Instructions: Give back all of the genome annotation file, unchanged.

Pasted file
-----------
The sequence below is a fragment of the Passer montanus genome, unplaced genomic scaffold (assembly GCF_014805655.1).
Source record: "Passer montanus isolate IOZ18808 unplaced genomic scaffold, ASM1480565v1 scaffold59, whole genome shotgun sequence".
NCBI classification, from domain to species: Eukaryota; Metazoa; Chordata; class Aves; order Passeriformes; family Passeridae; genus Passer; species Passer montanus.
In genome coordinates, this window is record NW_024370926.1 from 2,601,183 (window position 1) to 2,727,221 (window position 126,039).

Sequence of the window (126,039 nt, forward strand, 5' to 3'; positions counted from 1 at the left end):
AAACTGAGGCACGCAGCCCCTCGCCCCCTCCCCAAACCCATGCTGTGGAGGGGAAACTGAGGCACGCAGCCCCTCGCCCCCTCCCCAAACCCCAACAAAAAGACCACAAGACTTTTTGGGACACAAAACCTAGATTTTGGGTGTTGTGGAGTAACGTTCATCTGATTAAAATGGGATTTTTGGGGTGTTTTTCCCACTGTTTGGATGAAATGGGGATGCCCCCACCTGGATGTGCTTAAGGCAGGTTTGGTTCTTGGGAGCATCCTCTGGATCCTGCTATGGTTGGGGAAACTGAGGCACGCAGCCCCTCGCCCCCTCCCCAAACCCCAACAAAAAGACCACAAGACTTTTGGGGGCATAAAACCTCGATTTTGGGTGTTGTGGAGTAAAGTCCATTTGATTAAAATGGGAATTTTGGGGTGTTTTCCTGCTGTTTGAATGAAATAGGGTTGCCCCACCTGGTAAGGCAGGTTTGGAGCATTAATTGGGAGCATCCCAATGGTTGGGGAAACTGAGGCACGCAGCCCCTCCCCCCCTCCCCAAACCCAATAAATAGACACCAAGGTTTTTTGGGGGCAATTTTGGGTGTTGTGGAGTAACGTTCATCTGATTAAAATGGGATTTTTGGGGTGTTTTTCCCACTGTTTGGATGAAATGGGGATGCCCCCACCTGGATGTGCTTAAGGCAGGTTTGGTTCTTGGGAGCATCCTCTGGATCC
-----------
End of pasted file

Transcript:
The sequence below is a fragment of the Passer montanus genome, unplaced genomic scaffold (assembly GCF_014805655.1).
Source record: "Passer montanus isolate IOZ18808 unplaced genomic scaffold, ASM1480565v1 scaffold59, whole genome shotgun sequence".
NCBI classification, from domain to species: Eukaryota; Metazoa; Chordata; class Aves; order Passeriformes; family Passeridae; genus Passer; species Passer montanus.
In genome coordinates, this window is record NW_024370926.1 from 2,601,183 (window position 1) to 2,727,221 (window position 126,039).

Sequence of the window (126,039 nt, forward strand, 5' to 3'; positions counted from 1 at the left end):
AAACTGAGGCACGCAGCCCCTCGCCCCCTCCCCAAACCCATGCTGTGGAGGGGAAACTGAGGCACGCAGCCCCTCGCCCCCTCCCCAAACCCCAACAAAAAGACCACAAGACTTTTTGGGACACAAAACCTAGATTTTGGGTGTTGTGGAGTAACGTTCATCTGATTAAAATGGGATTTTTGGGGTGTTTTTCCCACTGTTTGGATGAAATGGGGATGCCCCCACCTGGATGTGCTTAAGGCAGGTTTGGTTCTTGGGAGCATCCTCTGGATCCTGCTATGGTTGGGGAAACTGAGGCACGCAGCCCCTCGCCCCCTCCCCAAACCCCAACAAAAAGACCACAAGACTTTTGGGGGCATAAAACCTCGATTTTGGGTGTTGTGGAGTAAAGTCCATTTGATTAAAATGGGAATTTTGGGGTGTTTTCCTGCTGTTTGAATGAAATAGGGTTGCCCCACCTGGTAAGGCAGGTTTGGAGCATTAATTGGGAGCATCCCAATGGTTGGGGAAACTGAGGCACGCAGCCCCTCCCCCCCTCCCCAAACCCAATAAATAGACACCAAGGTTTTTTGGGGGCAATTTTGGGTGTTGTGGAGTAACGTTCATCTGATTAAAATGGGATTTTTGGGGTGTTTTTCCCACTGTTTGGATGAAATGGGGATGCCCCCACCTGGATGTGCTTAAGGCAGGTTTGGTTCTTGGGAGCATCCTCTGGATCC